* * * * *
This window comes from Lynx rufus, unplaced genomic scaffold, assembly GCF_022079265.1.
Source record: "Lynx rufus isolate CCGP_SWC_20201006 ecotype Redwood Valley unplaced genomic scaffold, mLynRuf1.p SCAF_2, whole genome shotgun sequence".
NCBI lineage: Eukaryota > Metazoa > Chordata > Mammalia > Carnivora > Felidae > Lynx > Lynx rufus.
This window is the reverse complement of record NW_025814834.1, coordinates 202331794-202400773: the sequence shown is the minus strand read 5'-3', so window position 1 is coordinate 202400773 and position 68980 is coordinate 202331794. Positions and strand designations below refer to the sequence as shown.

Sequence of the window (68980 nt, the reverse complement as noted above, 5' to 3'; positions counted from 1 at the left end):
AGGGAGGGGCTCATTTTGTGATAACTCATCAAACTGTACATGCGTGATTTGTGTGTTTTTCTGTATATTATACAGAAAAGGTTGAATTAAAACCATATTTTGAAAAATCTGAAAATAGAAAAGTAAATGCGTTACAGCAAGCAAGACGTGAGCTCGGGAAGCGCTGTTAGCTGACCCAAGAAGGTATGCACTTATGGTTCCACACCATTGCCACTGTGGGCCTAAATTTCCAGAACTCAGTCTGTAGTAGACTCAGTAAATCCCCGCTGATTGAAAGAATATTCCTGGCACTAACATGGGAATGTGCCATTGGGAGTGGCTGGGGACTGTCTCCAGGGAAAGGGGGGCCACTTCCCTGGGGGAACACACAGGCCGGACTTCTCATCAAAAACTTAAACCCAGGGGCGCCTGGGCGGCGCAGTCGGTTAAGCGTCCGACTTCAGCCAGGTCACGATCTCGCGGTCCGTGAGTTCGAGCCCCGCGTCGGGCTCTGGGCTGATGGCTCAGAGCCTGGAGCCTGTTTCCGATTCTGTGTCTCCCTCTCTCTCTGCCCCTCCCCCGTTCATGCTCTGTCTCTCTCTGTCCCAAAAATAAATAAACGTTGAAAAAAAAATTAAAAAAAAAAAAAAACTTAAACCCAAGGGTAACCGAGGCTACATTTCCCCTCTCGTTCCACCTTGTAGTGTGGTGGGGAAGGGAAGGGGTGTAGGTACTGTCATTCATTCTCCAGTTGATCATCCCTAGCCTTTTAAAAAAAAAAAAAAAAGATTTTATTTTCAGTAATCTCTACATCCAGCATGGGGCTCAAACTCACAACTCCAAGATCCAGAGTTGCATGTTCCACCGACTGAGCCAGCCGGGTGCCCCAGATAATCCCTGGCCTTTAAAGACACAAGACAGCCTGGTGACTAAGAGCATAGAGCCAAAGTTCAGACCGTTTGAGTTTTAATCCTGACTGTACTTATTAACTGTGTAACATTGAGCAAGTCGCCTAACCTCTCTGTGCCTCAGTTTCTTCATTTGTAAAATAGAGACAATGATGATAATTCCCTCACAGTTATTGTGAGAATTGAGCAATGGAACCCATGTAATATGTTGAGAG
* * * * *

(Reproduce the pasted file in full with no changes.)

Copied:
This window comes from Lynx rufus, unplaced genomic scaffold, assembly GCF_022079265.1.
Source record: "Lynx rufus isolate CCGP_SWC_20201006 ecotype Redwood Valley unplaced genomic scaffold, mLynRuf1.p SCAF_2, whole genome shotgun sequence".
NCBI lineage: Eukaryota > Metazoa > Chordata > Mammalia > Carnivora > Felidae > Lynx > Lynx rufus.
This window is the reverse complement of record NW_025814834.1, coordinates 202331794-202400773: the sequence shown is the minus strand read 5'-3', so window position 1 is coordinate 202400773 and position 68980 is coordinate 202331794. Positions and strand designations below refer to the sequence as shown.

Sequence of the window (68980 nt, the reverse complement as noted above, 5' to 3'; positions counted from 1 at the left end):
AGGGAGGGGCTCATTTTGTGATAACTCATCAAACTGTACATGCGTGATTTGTGTGTTTTTCTGTATATTATACAGAAAAGGTTGAATTAAAACCATATTTTGAAAAATCTGAAAATAGAAAAGTAAATGCGTTACAGCAAGCAAGACGTGAGCTCGGGAAGCGCTGTTAGCTGACCCAAGAAGGTATGCACTTATGGTTCCACACCATTGCCACTGTGGGCCTAAATTTCCAGAACTCAGTCTGTAGTAGACTCAGTAAATCCCCGCTGATTGAAAGAATATTCCTGGCACTAACATGGGAATGTGCCATTGGGAGTGGCTGGGGACTGTCTCCAGGGAAAGGGGGGCCACTTCCCTGGGGGAACACACAGGCCGGACTTCTCATCAAAAACTTAAACCCAGGGGCGCCTGGGCGGCGCAGTCGGTTAAGCGTCCGACTTCAGCCAGGTCACGATCTCGCGGTCCGTGAGTTCGAGCCCCGCGTCGGGCTCTGGGCTGATGGCTCAGAGCCTGGAGCCTGTTTCCGATTCTGTGTCTCCCTCTCTCTCTGCCCCTCCCCCGTTCATGCTCTGTCTCTCTCTGTCCCAAAAATAAATAAACGTTGAAAAAAAAATTAAAAAAAAAAAAAAACTTAAACCCAAGGGTAACCGAGGCTACATTTCCCCTCTCGTTCCACCTTGTAGTGTGGTGGGGAAGGGAAGGGGTGTAGGTACTGTCATTCATTCTCCAGTTGATCATCCCTAGCCTTTTAAAAAAAAAAAAAAAAGATTTTATTTTCAGTAATCTCTACATCCAGCATGGGGCTCAAACTCACAACTCCAAGATCCAGAGTTGCATGTTCCACCGACTGAGCCAGCCGGGTGCCCCAGATAATCCCTGGCCTTTAAAGACACAAGACAGCCTGGTGACTAAGAGCATAGAGCCAAAGTTCAGACCGTTTGAGTTTTAATCCTGACTGTACTTATTAACTGTGTAACATTGAGCAAGTCGCCTAACCTCTCTGTGCCTCAGTTTCTTCATTTGTAAAATAGAGACAATGATGATAATTCCCTCACAGTTATTGTGAGAATTGAGCAATGGAACCCATGTAATATGTTGAGAG